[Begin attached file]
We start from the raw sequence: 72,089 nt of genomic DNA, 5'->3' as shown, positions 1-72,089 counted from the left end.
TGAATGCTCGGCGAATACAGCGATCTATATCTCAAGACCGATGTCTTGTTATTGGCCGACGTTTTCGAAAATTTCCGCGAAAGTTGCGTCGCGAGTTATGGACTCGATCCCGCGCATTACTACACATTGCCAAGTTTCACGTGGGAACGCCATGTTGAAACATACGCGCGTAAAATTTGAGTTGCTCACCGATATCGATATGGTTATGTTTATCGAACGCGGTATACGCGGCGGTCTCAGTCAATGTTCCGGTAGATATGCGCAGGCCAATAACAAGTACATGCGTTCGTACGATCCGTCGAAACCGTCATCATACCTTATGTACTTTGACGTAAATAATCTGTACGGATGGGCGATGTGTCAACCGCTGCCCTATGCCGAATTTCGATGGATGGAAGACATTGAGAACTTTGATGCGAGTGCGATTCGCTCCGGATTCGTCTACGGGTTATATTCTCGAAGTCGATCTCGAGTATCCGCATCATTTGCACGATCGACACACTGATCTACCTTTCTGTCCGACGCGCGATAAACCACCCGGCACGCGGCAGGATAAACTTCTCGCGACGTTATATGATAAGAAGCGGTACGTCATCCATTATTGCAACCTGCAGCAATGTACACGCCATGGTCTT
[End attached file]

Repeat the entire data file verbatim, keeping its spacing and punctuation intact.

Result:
We start from the raw sequence: 72,089 nt of genomic DNA, 5'->3' as shown, positions 1-72,089 counted from the left end.
TGAATGCTCGGCGAATACAGCGATCTATATCTCAAGACCGATGTCTTGTTATTGGCCGACGTTTTCGAAAATTTCCGCGAAAGTTGCGTCGCGAGTTATGGACTCGATCCCGCGCATTACTACACATTGCCAAGTTTCACGTGGGAACGCCATGTTGAAACATACGCGCGTAAAATTTGAGTTGCTCACCGATATCGATATGGTTATGTTTATCGAACGCGGTATACGCGGCGGTCTCAGTCAATGTTCCGGTAGATATGCGCAGGCCAATAACAAGTACATGCGTTCGTACGATCCGTCGAAACCGTCATCATACCTTATGTACTTTGACGTAAATAATCTGTACGGATGGGCGATGTGTCAACCGCTGCCCTATGCCGAATTTCGATGGATGGAAGACATTGAGAACTTTGATGCGAGTGCGATTCGCTCCGGATTCGTCTACGGGTTATATTCTCGAAGTCGATCTCGAGTATCCGCATCATTTGCACGATCGACACACTGATCTACCTTTCTGTCCGACGCGCGATAAACCACCCGGCACGCGGCAGGATAAACTTCTCGCGACGTTATATGATAAGAAGCGGTACGTCATCCATTATTGCAACCTGCAGCAATGTACACGCCATGGTCTT